Protected by self-righteousness, there’s little need for self-reflection. Sanders doesn’t seem to realize he’s “starting to sound like his worst followers,” as Krugman wrote. His debate performance showed that the senator is starting to act like them too.

The Republican contest provides a cautionary tale about the importance of self-reflection in the midst of a campaign. A lack of self-awareness lead several GOP candidates to morph into the caricatures of themselves created by critics.

Jeb Bush kicked off his ‘joyful’ presidential bid in June with so much enthusiasm that it was incorporated into his official logo.(!) But then Donald Trump slapped him with the “low energy” label a few months later, and Bush was so consumed with disproving Trump’s critique that he didn’t notice the life evaporating from his campaign. Attempts to show passion at rallies came off as annoyance, while rehearsed debate zingers bumbled even when they hit their mark.

Similarly, Ben Carson entered the race after years of urging from conservatives impressed by his inner-city-to-neurosurgeon pedigree and bold remarks at the 2013 National Prayer Breakfast. Yet as whispers of ineptitude began to swirl around his campaign, Carson himself became increasingly nonsensical as he struggled to prove his depth. He seemed confused by his own alleged life story and baffled by basic foreign policy and economics. He spent his final GOP debates practically catatonic, blissfully unconcerned by his lack of knowledge. Now he’s just a sideshow, providing comic relief as a disastrous Trump campaign surrogate.

Donald Trump, of course, has built his entire brand around a lack of self-awareness. He defends himself against claims that he’s sexist by treating women like objects and dismisses critics who call him a racist by doubling down on race-baiting rhetoric.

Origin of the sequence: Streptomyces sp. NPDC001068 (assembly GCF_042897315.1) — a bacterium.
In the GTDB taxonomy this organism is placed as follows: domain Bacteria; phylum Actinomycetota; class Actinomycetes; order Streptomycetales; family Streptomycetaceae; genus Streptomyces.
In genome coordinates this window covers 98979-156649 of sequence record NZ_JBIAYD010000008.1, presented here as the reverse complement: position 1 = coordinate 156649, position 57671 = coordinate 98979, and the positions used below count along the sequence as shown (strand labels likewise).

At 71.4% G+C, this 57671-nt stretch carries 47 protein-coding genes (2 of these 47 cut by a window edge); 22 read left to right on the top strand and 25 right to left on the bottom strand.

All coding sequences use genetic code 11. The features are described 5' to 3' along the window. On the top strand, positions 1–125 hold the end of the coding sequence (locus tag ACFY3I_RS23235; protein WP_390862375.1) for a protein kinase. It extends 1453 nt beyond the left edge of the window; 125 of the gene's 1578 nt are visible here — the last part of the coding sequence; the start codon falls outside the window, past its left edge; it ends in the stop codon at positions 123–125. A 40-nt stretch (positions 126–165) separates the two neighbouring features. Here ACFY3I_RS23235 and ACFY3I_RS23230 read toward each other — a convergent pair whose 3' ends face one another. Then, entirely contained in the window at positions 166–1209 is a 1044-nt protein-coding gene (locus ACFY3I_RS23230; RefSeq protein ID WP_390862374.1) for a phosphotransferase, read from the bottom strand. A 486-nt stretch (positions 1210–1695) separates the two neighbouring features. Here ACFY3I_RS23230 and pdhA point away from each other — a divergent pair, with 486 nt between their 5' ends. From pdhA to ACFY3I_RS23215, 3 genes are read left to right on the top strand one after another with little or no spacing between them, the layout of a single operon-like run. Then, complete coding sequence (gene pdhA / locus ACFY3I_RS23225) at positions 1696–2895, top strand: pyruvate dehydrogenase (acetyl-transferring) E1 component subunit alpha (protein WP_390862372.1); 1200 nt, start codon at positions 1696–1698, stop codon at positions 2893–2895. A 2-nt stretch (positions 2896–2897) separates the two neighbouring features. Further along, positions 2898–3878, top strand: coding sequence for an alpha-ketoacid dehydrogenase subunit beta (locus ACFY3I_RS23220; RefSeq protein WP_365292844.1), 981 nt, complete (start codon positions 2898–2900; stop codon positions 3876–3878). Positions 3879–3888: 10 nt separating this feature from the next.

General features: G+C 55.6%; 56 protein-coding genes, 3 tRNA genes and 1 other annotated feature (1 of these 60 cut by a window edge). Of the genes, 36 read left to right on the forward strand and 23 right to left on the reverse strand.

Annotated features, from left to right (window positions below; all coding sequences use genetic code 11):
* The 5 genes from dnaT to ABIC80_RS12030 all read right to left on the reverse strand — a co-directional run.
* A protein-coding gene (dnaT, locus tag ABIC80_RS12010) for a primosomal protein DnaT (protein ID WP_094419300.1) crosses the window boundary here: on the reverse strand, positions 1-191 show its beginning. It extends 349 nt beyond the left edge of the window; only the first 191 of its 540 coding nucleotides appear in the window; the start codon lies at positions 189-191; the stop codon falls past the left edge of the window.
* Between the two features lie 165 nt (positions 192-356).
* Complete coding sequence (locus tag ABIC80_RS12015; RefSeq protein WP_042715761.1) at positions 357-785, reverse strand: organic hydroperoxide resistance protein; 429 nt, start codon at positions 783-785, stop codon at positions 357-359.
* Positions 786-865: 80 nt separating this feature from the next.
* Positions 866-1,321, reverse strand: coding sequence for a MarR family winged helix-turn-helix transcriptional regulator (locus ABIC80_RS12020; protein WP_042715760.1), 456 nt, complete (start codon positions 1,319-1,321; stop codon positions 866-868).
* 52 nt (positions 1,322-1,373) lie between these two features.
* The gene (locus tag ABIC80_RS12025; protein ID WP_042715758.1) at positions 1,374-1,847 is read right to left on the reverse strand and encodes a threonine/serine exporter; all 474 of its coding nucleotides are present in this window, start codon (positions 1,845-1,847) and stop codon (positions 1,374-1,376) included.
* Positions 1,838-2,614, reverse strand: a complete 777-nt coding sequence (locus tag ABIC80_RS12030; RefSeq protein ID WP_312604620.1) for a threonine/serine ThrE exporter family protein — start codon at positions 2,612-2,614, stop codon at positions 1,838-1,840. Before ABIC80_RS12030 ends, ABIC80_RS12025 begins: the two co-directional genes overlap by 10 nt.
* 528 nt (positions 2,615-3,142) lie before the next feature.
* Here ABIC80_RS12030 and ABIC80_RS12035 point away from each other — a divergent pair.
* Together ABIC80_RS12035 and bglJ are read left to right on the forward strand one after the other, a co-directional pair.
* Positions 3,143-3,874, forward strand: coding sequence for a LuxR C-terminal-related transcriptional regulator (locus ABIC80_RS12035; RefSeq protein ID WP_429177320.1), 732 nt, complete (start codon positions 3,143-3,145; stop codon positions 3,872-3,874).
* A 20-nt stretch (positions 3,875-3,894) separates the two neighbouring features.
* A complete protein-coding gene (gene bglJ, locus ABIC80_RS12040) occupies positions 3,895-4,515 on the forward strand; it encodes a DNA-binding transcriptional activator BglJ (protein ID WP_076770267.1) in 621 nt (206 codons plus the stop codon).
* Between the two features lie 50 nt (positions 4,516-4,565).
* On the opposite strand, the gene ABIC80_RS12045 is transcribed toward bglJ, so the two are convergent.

Sanders’ campaign has little in common with this Republican circus, of course. But Bernie isn’t impervious to valid criticism, and his campaign must accept this fact and give more thought to the implications of the rhetoric it chooses or risk turning Sanders into a caricature himself – the quintessential Bernie bro.

 

By: Emily Arrowood, Thomas Jefferson Street Blog, U. S. News and World Report, April 15, 2016

April 17, 2016 Posted by | Bernie Bros, Bernie Sanders, Democratic Presidential Primaries, Hillary Clinton | , , , , , , , , | Leave a comment

“A Moral And Political Coward”: Speaker Ryan Can’t Reauthorize Voting Rights Act

Midway through his second term, President George W. Bush proudly signed the The Fannie Lou Hamer, Rosa Parks, And Coretta Scott King Voting Rights Act Reauthorization And Amendments Act Of 2006 which was sponsored by Republican congressman Jim Sensenbrenner of Wisconsin. It had been passed in the Senate with an unanimous 98-0 vote and in the House with a strong bipartisan 390-33 majority.

The Act needs to be updated because it was gutted by the Supreme Court in 2013. But they won’t. And they won’t because the Republican Party has become so racially hostile to blacks that they can’t overcome the resistance of their worst bigots. Speaker Paul Ryan met with the Congressional Black Caucus today and flat out said that he can’t get the Act fixed up and reauthorized.